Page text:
Single Phase Induction Motor:
A Single Phase Induction Motor comprises a single-phase distributed winding on the stator and normal squirrel-cage rotor as shown schematically in Fig. 10.1 wherein for convenience the stator winding is shown in concentrated form.
There are two important methods of analyzing this motor, namely
- Cross-field theory and
- Rotating field theory.
As the latter is more akin to the 3-phase induction machine theory advanced earlier, it will be adopted here.
Pulsating Field as Two Rotating Fields:
Figure 10.1 gives the schematic diagram of a Single Phase Induction Motor with one stator winding and a squirrel-cage rotor. The winding is distributed in space so that the space fundamental of mmf is the most dominant component of the actual mmf distribution. The space harmonics of mmf, as in the case of a 3-phase induction motor, would then be ignored. When the winding carries a sinusoidal current, it produces a sinusoidally space-distributed mmf whose peak value pulsates with time. As seen from the axis of the winding, the mmf at any angle θ is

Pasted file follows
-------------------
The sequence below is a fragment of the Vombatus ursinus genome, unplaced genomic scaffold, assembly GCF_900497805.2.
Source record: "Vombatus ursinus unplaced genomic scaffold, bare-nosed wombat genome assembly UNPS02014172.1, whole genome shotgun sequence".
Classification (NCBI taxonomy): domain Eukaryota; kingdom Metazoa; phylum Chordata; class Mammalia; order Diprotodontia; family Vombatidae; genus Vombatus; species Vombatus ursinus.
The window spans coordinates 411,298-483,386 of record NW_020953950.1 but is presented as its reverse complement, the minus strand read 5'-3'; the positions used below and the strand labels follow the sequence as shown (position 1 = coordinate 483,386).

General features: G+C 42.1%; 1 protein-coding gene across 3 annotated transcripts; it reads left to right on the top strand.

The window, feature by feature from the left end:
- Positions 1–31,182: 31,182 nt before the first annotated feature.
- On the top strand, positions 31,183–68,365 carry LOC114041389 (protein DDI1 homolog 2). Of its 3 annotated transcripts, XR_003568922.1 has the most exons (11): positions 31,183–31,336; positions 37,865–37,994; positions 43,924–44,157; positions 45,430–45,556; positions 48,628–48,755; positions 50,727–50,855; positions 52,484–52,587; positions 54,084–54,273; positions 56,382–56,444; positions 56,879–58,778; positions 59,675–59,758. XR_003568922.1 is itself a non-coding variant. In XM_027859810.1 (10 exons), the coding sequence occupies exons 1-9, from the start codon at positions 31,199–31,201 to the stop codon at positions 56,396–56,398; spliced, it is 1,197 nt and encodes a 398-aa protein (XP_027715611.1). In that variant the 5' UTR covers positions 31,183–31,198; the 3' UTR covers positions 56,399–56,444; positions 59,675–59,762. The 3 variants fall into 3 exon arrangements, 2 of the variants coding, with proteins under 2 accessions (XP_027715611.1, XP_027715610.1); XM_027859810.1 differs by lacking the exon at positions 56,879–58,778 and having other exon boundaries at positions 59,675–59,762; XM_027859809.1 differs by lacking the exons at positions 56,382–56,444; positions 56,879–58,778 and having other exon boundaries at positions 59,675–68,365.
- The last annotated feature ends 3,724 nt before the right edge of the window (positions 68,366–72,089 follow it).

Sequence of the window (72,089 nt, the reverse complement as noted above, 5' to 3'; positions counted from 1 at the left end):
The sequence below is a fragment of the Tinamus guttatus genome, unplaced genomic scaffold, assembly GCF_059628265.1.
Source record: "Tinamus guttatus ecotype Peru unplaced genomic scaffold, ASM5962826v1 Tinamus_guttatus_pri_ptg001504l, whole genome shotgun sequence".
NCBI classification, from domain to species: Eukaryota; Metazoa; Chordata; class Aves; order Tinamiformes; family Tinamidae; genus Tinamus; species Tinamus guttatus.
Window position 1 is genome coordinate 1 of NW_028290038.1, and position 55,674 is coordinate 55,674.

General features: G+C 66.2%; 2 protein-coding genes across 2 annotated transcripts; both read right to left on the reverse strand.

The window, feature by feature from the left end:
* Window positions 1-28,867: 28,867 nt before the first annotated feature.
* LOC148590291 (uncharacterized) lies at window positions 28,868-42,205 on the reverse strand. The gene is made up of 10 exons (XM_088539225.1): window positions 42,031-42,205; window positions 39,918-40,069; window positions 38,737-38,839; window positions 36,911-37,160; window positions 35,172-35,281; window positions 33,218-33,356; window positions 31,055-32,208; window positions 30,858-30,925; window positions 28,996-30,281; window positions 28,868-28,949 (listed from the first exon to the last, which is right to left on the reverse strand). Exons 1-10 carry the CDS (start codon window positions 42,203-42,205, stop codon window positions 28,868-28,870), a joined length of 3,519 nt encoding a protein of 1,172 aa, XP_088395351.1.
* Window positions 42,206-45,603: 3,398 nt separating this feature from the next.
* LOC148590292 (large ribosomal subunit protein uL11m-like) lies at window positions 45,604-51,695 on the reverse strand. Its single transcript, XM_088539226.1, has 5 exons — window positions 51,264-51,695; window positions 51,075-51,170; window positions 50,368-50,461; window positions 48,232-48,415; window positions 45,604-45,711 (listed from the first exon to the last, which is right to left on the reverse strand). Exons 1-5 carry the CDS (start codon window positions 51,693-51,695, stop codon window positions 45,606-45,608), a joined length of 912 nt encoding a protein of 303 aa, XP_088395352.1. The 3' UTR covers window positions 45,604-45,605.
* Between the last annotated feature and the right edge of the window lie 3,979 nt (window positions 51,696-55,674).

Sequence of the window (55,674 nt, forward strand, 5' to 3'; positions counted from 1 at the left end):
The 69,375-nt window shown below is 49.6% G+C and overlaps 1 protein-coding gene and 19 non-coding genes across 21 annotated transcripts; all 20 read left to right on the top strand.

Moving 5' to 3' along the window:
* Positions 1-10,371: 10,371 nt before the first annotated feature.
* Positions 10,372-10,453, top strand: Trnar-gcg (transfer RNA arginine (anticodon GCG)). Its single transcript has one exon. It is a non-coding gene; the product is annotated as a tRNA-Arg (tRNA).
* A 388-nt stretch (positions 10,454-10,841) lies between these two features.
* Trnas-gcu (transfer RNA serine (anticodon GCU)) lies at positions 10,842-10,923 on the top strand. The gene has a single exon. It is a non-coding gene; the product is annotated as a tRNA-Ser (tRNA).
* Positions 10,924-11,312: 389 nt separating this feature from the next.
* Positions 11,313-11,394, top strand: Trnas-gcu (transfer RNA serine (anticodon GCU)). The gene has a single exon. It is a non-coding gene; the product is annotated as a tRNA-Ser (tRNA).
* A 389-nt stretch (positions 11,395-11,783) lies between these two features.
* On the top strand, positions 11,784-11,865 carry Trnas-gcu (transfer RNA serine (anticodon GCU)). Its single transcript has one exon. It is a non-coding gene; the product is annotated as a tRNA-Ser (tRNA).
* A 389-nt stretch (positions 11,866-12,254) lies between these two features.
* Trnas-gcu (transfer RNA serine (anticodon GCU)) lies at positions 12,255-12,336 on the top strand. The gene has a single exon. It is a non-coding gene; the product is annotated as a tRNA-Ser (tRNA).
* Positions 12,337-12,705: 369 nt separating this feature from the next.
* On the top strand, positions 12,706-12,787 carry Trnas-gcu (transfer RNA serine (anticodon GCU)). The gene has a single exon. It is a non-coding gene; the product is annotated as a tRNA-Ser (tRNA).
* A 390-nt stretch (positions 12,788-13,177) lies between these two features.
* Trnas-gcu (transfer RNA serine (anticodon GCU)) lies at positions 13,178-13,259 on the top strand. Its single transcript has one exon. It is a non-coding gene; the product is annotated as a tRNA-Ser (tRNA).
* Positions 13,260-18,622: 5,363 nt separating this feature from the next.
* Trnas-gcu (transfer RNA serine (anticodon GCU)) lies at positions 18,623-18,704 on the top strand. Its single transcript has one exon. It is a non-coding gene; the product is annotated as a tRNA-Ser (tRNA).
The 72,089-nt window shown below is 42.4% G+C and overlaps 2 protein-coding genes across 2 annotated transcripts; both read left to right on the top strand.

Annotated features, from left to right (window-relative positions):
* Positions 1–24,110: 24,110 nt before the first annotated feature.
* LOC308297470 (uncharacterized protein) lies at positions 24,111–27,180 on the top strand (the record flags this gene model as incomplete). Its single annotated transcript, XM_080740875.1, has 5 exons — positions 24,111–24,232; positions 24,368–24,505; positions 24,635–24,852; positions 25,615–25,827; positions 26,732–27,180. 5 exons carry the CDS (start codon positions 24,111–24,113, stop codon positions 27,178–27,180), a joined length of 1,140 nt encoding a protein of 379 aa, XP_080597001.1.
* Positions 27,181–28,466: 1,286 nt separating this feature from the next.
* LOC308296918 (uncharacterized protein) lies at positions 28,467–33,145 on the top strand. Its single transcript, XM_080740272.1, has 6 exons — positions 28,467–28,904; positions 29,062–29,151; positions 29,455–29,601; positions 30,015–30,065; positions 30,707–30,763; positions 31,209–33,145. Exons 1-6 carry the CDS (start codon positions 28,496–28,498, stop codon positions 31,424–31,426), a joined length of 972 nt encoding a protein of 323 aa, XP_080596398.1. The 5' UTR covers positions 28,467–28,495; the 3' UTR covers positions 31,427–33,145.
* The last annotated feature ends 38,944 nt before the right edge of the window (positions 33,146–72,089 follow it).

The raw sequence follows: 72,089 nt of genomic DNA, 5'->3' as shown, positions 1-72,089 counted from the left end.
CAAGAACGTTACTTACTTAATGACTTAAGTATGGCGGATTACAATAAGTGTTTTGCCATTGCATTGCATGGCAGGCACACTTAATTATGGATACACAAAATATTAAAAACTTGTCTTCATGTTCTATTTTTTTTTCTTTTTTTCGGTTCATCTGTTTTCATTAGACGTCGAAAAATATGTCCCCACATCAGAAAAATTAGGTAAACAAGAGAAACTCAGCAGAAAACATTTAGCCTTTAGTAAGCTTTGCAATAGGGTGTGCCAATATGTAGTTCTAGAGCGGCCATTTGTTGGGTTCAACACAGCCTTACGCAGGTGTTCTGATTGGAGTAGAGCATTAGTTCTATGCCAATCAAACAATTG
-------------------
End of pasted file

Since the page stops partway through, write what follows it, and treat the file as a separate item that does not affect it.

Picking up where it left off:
where θ is the angle measured from the winding axis. Now
so that the mmf has both space and time distribution expressed as
This equation can be trigonometrically manipulated into the form
Equation (10.4) tells us that a pulsating single-phase field can be considered as superposition of two rotating fields rotating at synchronous speed (ω=2πf elect. rad/s) in opposite directions:
Both these fields have an amplitude equal to (1/2)Fmax where Fmax is the maximum value of the pulsating mmf along the axis of the winding. The splitting of a single pulsating field into two rotating fields rotating in opposite directions is illustrated in Fig. 10.2. This figure shows the location of the rotating fields at the time instant when the mmf along the winding axis is +Fmax.
Rotor Slip with respect to Two Rotating Fields: